Codename: Action #1. During the height of the Cold War, unknown forces scheme to heat up a global conflict. As key officials on both sides of the Iron Curtain are replaced with doppelgangers, the infiltration threatens to disrupt the precarious state of world affairs. The security of the Free World depends on a young secret agent, one assigned to shape the world’s masked heroes into a force with singular purpose and unyielding resolve!
I actually don’t know anything about Codename: Action as a title-title. I saw a solicitation announcement for it reading another Dynamite comic and thought this was a cool looking cover. (And hope you’ll agree.) What I do know is that this Codename: Action #1 cover by Jae Lee is a masterwork of elegant design and the use of negative space.
On Jae Lee…
Jae Lee, Jae Lee… What can I say about Jae Lee?
Lee hit my eyes and imagination in the early 1990s. I loved his work on a now-defunct WildC.A.T.S. title (“filling in” for a different J. Lee if you grok). In those pre-Internet days, I had to ask actual humans at the counter where I could find more Jae Lee. I bought all of it, and combed every local comics store to assemble his Namor work. I’m not sure if he was my “favorite” comics artist (or even my favorite “Lee”), but I do remember that when I was writing down my goals for a high school illustration class, I dropped his name as a role model.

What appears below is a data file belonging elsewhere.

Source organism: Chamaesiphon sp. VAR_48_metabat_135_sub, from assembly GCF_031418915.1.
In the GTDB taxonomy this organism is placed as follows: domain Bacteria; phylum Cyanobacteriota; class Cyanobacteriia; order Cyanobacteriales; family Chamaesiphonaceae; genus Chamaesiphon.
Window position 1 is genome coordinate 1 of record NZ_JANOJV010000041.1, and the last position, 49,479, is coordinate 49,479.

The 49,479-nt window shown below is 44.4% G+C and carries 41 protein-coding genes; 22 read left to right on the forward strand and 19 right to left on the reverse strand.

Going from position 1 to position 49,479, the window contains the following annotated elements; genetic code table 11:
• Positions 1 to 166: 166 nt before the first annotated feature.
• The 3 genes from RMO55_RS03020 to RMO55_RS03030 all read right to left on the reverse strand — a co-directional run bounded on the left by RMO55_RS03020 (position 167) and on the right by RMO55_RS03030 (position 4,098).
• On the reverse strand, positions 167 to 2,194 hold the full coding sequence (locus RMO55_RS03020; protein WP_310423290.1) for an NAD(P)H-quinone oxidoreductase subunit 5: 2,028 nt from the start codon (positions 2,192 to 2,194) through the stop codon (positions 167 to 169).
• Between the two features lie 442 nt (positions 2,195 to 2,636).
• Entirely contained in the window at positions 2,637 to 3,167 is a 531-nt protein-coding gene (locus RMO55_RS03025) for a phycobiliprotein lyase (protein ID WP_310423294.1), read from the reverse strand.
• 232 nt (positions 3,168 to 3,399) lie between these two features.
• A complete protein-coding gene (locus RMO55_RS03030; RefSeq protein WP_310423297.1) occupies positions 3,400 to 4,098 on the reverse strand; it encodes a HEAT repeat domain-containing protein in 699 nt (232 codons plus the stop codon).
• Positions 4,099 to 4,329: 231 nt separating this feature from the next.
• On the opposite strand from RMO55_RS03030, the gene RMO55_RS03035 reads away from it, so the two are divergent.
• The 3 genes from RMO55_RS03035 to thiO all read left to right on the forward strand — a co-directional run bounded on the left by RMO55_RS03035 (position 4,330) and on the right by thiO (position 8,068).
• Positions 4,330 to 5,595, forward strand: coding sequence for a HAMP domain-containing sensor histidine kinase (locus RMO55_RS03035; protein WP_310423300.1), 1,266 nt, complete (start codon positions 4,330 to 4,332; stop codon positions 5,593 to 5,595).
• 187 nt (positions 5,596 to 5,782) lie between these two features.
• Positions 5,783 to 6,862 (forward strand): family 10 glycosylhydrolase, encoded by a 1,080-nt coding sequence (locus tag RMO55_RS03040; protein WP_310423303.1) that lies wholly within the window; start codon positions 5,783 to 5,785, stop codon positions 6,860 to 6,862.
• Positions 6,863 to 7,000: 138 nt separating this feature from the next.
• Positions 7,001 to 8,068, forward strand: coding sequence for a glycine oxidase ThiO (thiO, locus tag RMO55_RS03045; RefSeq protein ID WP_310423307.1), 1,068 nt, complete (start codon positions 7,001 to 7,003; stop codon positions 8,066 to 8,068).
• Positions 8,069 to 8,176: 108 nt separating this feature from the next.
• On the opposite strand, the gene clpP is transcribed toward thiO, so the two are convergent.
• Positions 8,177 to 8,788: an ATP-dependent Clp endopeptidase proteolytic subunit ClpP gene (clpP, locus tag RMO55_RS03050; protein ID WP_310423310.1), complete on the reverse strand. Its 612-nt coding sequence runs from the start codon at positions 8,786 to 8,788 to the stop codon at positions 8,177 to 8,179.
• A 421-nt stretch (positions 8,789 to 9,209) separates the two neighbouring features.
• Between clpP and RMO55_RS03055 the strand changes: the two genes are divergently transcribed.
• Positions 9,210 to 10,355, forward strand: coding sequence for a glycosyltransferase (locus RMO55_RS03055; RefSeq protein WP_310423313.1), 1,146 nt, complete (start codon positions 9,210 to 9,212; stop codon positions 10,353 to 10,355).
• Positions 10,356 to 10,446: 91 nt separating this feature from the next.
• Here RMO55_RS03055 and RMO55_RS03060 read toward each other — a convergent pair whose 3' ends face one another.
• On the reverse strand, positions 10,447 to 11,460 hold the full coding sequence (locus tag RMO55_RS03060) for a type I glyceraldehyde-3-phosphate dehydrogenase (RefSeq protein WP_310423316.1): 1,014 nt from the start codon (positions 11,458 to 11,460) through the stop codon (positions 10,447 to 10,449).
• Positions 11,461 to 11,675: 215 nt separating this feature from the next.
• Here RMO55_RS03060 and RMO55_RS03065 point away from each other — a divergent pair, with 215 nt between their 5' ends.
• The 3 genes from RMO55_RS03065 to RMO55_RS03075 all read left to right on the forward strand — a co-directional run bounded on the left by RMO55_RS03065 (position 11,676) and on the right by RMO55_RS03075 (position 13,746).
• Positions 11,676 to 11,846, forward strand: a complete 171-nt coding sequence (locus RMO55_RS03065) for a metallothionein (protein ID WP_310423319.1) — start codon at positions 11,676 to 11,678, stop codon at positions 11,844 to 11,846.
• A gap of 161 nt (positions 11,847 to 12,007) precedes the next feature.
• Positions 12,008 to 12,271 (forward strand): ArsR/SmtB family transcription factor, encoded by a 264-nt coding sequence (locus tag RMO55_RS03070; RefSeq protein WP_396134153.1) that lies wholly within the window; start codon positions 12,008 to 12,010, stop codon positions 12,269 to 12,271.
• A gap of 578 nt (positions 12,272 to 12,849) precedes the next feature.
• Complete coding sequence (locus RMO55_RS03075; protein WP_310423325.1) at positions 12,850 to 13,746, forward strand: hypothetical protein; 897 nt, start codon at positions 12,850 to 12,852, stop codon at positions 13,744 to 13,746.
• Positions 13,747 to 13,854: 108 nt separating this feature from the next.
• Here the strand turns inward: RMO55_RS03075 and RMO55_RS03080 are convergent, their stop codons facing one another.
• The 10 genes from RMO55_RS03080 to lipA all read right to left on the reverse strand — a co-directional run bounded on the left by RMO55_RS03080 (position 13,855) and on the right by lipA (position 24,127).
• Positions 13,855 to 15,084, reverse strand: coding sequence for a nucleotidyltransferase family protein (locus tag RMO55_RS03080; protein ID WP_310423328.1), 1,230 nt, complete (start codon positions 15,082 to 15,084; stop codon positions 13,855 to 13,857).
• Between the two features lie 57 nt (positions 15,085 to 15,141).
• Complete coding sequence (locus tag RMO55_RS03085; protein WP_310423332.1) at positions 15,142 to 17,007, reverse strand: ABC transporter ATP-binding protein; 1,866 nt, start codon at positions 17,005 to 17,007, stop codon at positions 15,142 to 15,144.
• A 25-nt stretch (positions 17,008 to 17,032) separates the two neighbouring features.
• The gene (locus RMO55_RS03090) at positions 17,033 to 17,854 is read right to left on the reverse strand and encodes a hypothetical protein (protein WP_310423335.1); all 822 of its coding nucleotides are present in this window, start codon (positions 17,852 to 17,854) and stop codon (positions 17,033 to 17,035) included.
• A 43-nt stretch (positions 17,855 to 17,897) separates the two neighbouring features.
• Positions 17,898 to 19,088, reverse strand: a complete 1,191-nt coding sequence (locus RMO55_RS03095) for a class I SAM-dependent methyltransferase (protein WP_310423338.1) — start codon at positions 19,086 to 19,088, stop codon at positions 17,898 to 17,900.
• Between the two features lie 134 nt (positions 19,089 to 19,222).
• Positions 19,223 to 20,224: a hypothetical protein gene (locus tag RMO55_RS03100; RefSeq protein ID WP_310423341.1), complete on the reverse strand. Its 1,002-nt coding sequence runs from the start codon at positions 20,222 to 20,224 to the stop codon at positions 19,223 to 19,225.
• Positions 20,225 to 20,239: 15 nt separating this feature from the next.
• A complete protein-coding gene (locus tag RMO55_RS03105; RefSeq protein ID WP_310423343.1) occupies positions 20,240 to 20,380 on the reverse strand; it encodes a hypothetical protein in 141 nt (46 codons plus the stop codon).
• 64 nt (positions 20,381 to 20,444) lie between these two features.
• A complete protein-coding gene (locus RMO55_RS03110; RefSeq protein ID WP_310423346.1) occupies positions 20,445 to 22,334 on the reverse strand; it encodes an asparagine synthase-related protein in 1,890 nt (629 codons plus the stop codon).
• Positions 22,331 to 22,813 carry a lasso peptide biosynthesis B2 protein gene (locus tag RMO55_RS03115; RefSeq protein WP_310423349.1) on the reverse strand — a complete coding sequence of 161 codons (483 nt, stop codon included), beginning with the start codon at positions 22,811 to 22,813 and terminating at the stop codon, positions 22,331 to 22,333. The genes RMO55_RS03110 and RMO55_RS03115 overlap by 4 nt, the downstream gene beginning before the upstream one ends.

Lee is one of the most distinctive artists on the planet, which is why he is so often tapped as a cover artist, more than an interior artist. He’s not the most facile storyteller, but his line work is unparalleled in its intention and precision. Part of being, there are so few lines.
I mean, there are probably fewer total lines on this Codename: Action #1 cover than the average square inch of the average Rob Liefeld! Any doofus can put a giant splotch of black on a panel or flood the gutters, but for my $1.99 almost no one touches Jae in terms of making something as 75% black as this look actually delicate.
And that foot!
It probably isn’t a surprise to you that BDM and I have bumped heads more than once over the years RE: what makes a good comics artist, or even just a good artist. As striking as his portraiture has always been, Lee has drawn criticism over his ability on hands and feet.
Personally, I love the interplay between the dancers’ hands… The combination of her consistently implied details versus the strategic line overload of his palm.
I wonder what BDM thinks of that foot. There is no mist rising up covering it; both the dancers have actual hands (and not claws).
But even if it were just claws / mist… It’d probably still look great from across a comics store.